League remains the priority for Banner men despite prospect of silverware
Published 20/01/2016 | 02:30
Clare will roll up to Mallow on Friday night just 70 minutes from a rare piece of silverware for the county's footballers.
It's only January and the McGrath Cup but they could hardly be blamed if they went all out against Cork this weekend. These chances come along all too rarely but Banner manager Colm Collins is adamant they will have other things on their mind.
"Make no mistake about it, the league and January 31 (for the opening round at home to Sligo) is our main aim," Collins insists.
"Everything else is just about working towards that."
Clare have already seen off the province's two other fancied sides in a bright start to the new campaign. Tipperary fell first and then Kerry were beaten. It was an eye-catching result in that it was their first win over the Kingdom since their famous day in the sun in the Munster final of 1992 but for Collins it carried little significance.
"Ah look, there was no one taking anything out of that," Collins said.
"We know what sort of team Kerry had out of that so we didn't look too much at it. We could only look at it from our point of view.
"Okay, we had seven experienced players out but we also had eight inexperienced players out too. And it was important for us to see them playing.
"That's what this month is about really, we have looked at a lot of new faces and we've been pleased with them and how they have gone. The fact that the results went our way is just a bonus."
"We had a good minor team last year and we've had some of them in training with us.
"And it's great for them to train with the likes of Gary Brennan and David Tubridy and hopefully that will help them go on to be good players for Clare for years to come."
Cork have hit the ground running under new management in 2016, hitting 4-29 in two games against Limerick and Waterford.
But Collins will have one eye on the visit of Sligo to Miltown Malbay the following weekend.
"The football (in Division 3) will be so competitive, there's a lot of good teams there and I don't think there'll be a kick between a lot of the teams there."
However, he wouldn't be drawn on the county's targets for the year.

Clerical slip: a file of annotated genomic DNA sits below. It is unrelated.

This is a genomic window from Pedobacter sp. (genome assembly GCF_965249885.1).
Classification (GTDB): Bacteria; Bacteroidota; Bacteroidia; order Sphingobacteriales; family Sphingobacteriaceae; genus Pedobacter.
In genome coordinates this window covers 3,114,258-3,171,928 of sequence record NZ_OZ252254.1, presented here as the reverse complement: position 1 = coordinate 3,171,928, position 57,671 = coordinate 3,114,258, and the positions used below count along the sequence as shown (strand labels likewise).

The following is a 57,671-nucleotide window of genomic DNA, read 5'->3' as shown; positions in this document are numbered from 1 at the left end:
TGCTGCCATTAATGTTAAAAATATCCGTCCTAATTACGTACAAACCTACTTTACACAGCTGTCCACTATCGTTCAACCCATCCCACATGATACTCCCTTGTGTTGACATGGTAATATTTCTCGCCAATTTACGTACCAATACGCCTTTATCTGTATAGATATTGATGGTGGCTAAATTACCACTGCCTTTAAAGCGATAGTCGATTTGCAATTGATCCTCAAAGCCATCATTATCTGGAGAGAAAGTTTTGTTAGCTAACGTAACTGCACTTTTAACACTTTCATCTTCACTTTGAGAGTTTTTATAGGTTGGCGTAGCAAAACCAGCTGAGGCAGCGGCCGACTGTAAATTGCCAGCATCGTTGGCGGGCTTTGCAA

"We have to have our house in order," he offered.
"And like a lot of teams we'll have targets in terms of work rate, tackles, shot efficiency and things likes that but you have to remember there's another team trying to do the same thing.
"So we just have to hit our goals in that regard."
Clare will have to plan without Podge Collins until at least March but otherwise they will be pulling from a full deck.
"That's when the nine months is over so that's what you're looking at there. Otherwise we're okay injury-wise, bar a few niggles here and there which you are always going to have."
Collins added his voice to the growing opposition to the 'B' championship proposals that will go to Congress next month and see Division 4 sides compete in their own competition.
The Clare manager is in favour of some sort of second-tier championship but hit out at the latest proposals.
"As I read somewhere it's the Tommy Murphy rehashed and the Tommy Murphy Cup didn't work," he said.
"And this thing of getting back into the 'A' championship until the following year is strange. You mightn't be the same team a year later.
"I believe there's not a hope of it being passed so you'd wonder why it is being proposed. I'd love to see the provinces go for a couple of years. I'd love to have eight groups of four with the top two going into the 'A' championship and the bottom two going into the 'B' championship.
"But if you're having a 'B' championship it needs all the bells and whistles, it has to mean something. Play the two finals on the same day, have an All-Star team picked the same as the 'A' championship.
"We have a great product we just have to come up with a better way to show it."